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The Globe and Mail

Self-driving cars will push us to rethink how we build cities, say planners

A row of Google self-driving cars are shown outside the Computer History Museum in Mountain View, Calif.

Eric Risberg/AP

Fewer parking lots sprawling the length of football fields, more green space and a reshaped vision of public transit.

Those are just a few of the ways driverless cars could lay the groundwork for widespread changes in how cities are designed, according to a group of Canadian architects and urban planners.

"There's going to be a lot of land that's freed up," suggested Gianpiero Pugliese, principal architect at Audax Architecture, which designs commercial and residential buildings.

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"As a community we will have the opportunity to decide how that's used."

"Driverless City," a panel discussion held Tuesday by the Urban Land Institute of Toronto, offered a rare opportunity for architects involved in projects across the country to debate how the fast-evolving technology will impact cities and their surrounding suburbs.

By far, the biggest focus was on how parking lots and massive garages could start to vanish.

While self-driving vehicles are still in testing stages, there are prototypes from automakers and technology companies already on public roads. It's widely expected that within 10 years driverless cars — or autonomous vehicles as they're known in the industry — will be making their way to the average consumer.

But in a driverless world, people wouldn't necessarily have to stick to old parking habits, the designers suggested. Instead of parking at the office, they could be summoned from a more distant, but centralized parking centre.

Pushing thousands of vehicles away from underground parking at office buildings could alter the dynamics of modern construction, said Antonio Gomez-Palacio, principal of planning and urban design at Dialog, which has designed a number of cultural and government buildings across the country.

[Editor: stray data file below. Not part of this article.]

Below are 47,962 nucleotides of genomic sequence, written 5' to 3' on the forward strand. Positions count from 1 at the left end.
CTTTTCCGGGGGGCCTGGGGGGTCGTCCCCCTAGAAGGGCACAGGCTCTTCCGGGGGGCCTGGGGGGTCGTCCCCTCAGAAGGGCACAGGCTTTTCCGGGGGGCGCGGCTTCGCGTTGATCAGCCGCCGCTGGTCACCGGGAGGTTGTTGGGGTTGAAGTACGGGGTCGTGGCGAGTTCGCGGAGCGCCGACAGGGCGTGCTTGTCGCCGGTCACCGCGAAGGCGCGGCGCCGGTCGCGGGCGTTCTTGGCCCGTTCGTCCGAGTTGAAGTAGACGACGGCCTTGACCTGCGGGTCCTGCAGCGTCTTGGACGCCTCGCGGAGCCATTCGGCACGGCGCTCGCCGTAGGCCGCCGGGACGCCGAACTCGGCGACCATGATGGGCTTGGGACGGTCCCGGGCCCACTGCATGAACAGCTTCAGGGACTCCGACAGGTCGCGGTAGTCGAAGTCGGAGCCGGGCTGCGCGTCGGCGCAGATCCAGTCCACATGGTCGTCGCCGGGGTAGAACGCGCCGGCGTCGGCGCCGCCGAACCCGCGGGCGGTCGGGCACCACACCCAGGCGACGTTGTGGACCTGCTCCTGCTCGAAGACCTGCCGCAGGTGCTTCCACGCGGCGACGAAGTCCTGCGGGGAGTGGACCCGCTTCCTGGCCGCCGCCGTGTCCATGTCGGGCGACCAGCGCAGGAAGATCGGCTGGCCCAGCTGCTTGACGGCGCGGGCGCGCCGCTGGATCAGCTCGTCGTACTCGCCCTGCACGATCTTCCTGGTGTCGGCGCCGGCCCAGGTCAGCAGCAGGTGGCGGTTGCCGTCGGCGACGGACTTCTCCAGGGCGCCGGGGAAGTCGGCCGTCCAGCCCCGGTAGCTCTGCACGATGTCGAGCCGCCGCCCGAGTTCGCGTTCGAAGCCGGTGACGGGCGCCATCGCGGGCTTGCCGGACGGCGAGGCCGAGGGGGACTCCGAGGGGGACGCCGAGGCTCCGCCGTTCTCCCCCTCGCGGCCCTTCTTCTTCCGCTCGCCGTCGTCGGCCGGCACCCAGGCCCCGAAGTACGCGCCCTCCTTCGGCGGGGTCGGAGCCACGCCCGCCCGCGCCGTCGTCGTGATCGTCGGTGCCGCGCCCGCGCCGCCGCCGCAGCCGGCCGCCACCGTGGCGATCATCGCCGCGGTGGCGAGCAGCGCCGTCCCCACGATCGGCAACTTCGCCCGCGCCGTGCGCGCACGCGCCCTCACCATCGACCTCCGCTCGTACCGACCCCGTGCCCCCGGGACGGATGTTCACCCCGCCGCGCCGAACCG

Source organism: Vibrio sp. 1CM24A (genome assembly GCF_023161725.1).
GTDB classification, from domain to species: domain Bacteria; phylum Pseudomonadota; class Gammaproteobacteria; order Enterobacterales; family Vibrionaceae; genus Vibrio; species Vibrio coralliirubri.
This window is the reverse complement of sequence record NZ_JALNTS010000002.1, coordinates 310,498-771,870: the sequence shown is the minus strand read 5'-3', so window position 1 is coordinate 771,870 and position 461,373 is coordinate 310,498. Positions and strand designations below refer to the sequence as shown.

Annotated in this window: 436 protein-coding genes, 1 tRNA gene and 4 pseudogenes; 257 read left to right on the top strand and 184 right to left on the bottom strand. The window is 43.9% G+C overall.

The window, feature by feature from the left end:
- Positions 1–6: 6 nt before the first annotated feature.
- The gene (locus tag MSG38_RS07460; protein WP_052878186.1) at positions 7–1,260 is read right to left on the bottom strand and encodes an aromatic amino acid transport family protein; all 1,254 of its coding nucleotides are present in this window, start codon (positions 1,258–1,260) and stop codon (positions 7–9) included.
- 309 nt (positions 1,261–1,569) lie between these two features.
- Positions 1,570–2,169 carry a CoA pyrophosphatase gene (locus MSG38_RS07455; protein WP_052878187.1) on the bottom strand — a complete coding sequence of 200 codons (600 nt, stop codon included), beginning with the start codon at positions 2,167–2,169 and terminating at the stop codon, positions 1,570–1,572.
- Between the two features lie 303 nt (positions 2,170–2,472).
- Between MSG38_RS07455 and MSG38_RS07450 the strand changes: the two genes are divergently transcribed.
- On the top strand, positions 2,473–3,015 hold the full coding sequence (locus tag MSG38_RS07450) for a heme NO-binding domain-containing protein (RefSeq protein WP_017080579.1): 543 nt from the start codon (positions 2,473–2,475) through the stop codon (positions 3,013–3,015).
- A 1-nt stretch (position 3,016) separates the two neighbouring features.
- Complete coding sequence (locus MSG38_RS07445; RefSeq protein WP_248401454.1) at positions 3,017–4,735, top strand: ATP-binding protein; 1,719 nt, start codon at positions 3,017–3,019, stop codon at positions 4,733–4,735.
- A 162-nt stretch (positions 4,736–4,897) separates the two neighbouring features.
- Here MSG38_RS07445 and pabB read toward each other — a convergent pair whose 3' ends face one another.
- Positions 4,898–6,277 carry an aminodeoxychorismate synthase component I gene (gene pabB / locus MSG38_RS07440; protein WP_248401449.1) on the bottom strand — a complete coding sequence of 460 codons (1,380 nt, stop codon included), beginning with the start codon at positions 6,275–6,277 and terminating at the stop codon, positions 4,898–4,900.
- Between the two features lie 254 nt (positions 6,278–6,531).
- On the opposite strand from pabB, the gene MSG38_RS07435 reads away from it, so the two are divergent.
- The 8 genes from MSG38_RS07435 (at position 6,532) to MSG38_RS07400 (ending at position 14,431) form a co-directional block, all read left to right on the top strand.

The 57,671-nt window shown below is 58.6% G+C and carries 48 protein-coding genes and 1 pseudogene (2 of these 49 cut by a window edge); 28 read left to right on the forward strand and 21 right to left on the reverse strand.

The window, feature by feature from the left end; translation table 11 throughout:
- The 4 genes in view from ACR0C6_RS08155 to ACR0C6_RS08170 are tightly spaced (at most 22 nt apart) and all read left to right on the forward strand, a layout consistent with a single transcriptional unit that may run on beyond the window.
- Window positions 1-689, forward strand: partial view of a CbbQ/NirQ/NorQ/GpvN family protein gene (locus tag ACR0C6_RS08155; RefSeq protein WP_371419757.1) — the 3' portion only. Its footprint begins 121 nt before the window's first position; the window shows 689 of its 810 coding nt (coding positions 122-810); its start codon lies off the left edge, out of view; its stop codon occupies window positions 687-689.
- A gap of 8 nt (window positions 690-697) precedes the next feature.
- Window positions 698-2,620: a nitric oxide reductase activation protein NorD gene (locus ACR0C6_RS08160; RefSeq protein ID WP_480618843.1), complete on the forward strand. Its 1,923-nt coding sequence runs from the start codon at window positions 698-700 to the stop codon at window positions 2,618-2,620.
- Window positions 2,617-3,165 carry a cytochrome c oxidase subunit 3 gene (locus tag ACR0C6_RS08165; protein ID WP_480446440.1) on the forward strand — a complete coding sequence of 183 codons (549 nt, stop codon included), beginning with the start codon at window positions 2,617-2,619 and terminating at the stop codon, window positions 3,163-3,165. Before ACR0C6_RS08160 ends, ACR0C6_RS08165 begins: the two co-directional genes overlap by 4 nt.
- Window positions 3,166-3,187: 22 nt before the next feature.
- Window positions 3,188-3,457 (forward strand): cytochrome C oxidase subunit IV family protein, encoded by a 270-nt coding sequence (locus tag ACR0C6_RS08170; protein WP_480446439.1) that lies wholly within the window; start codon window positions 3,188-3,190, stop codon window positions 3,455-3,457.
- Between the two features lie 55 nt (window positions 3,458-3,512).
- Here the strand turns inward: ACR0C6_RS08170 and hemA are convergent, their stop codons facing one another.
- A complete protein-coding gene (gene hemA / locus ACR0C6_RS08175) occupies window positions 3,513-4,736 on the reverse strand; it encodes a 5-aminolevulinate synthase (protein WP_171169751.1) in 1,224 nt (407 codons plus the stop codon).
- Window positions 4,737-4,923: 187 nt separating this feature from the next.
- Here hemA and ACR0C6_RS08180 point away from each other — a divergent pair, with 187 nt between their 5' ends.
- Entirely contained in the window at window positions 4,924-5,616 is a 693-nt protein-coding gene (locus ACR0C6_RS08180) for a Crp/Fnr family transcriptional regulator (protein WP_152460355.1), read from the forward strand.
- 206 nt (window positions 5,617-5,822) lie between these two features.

"We can start to think of very different ways of doing things and it's going to hugely affect the design process."

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But some of those possibilities also pose major challenges that could squeeze current infrastructure to its breaking point, particularly during rush hour at offices where all of the employees are beckoning their driverless cars, creating a new form of gridlock.

"All of a sudden, every office building at 5 o'clock is going to look like a school zone," Gomez-Palacio said.

Driverless cars will also have a ripple effect on public transportation, he predicted, as more people turn to auto share services in suburban areas where buses have small passenger loads.

"My sense is that public transit agencies are going to start pulling back from suburban and sprawling environments and focusing on mass transit. You're still going to need the subways and rapid transit," he said.

Whether fewer cars end up on the roads is still up for debate. Some members of the panel pointed out that recent surveys found millennials believe car ownership is a low priority.

Stuart Sherman, CEO of IMC Brands, a firm that helps companies use technology to advance their business, said self-driving vehicles raise concerns about energy consumption.

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"I may not choose to park my car, but may choose to have my autonomous car circle the block," he said.

"When a hundred of us do this, it becomes a problem."

Broad impacts on the environment haven't been part of the overall conversation on self-driving vehicles, suggested Gomez-Palacio.

"The bigger question is still how we actually reduce car dependency."

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